MUKILTEO, Wash., May 19, 2022 – For its May 16 Regular Meeting, Mukilteo City Council authorized Mayor Joe Marine to sign a purchase order for the Mukilteo Police Department to buy a Y-Model Tesla vehicle; passed a Source Control Ordinance to protect the City’s stormwater, an amendment to hire an Administrative Executive Assistant, and a resolution recognizing Juneteenth as an official City holiday.
Councilman Richard Emery was not present at Monday’s meeting.
Sound Transit Updates
The meeting began with a presentation from Sound Transit Government and Community Relations Manager Erik Ashlie-Vinke. Vinke updated the council on Sound Transit’s plans for the northern quarter of its district, including four light rail stations scheduled to be constructed by 2024. The stations will cover an 8.5-mile stretch from Shoreline up to Lynnwood City Center.
Councilman Jason Moon asked about public safety and whether there was a plan in place to enforce ticketing. Regarding fare enforcement, Vinke said, “Sound Transit is having a really robust conversation about this now.” He also noted that passengers can text the operator’s line about any safety concerns “and we’re ready at any single stop.”
Authorized purchase of new MPD vehicle
Police Chief Cheol Kang presented to Council updates on the MPD’s search to replace its Special Operations vehicle, a 13-year-old Dodge sedan that’s surpassed its expected service life by three years.
Chief Kang explained that an electric car would be ideal for replacing the Special Operation’s vehicle as they handle idling better than gas-powered ones. Council had previously authorized an all-electric Volkswagen SUV to replace the Dodge, but the war in Ukraine halted the production and delivery of the model.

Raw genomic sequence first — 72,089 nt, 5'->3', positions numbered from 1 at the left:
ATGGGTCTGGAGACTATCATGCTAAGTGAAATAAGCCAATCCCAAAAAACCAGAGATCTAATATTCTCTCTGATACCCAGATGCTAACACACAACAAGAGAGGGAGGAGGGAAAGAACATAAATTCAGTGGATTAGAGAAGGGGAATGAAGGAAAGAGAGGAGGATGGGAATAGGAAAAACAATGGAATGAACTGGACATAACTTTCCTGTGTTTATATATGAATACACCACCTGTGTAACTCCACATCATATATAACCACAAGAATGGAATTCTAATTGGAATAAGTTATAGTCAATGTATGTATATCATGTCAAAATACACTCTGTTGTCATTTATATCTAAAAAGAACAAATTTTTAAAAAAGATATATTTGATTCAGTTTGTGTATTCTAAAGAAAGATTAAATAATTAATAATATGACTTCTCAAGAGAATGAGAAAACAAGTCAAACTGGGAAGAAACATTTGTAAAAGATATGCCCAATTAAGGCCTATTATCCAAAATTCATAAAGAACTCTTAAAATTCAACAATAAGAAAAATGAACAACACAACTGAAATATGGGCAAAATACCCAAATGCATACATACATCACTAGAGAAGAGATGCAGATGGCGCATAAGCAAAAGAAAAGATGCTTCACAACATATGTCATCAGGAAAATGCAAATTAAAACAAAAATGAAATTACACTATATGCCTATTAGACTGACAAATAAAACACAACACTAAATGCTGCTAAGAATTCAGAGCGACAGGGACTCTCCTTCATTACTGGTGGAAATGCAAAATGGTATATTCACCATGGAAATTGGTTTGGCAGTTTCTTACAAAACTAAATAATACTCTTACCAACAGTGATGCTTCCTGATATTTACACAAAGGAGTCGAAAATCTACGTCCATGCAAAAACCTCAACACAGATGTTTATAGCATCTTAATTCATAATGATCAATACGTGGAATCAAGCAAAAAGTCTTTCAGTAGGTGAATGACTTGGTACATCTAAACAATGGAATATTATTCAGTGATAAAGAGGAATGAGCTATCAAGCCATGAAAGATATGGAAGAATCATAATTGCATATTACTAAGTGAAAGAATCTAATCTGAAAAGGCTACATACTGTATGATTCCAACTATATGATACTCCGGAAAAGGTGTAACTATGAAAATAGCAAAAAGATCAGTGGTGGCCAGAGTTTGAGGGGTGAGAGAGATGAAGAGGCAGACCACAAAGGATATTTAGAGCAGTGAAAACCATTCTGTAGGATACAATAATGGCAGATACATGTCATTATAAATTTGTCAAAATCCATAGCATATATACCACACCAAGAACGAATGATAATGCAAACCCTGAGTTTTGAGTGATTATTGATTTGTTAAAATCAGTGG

A second agenda bill was put forward for a Ford Mustang Mach E., but the MPD was informed that all orders for the Ford model were no longer being accepted in 2022. Subsequently, the Chief came before Council today to authorize the purchase of a Tesla Y-Model to replace the Special Operation’s vehicle.
After discussing the matter with Chief Kang, Council President Schmalz motioned to authorize the Mayor to sign a purchase order for the Tesla. Seconded by Councilman Riaz Khan, the motion passed unanimously with Councilman Richard Emery absent.
Council meetings to begin at 6 p.m.
Councilmembers and the Mayor discussed changing council meetings to begin at 6 instead of 7 p.m. and end at 8:30 instead of 9:30 p.m. Council President Schmalz suggested a revision to the change—that the meetings begin at 6 p.m. but keep the same end time at 9:30 p.m.
His primary concern was that if the council fails to get enough votes to extend a meeting and the meeting ends, he worries that some people may vote to end a meeting “because they don’t want to talk about a topic anymore.”
After further deliberation among the Mayor and council members, President Schmalz said he received the feedback he was looking for, agreed the meetings ought to end at 8:30 p.m., and motioned to approve the amendments to the council rule’s meeting times. Council Vice President Elisabeth Crawford seconded the motion, and the resolution passed unanimously with Councilman Emery absent.
Source Control Goal: Pollution Prevention
Service Water Programs Manager for the City of Mukilteo, Jennifer Adams, presented the stormwater pollution reduction program to the council, known as “Phase II National Pollutant Discharge Elimination System (NPDES).” She relayed the Public Works plans to improve the City’s source control.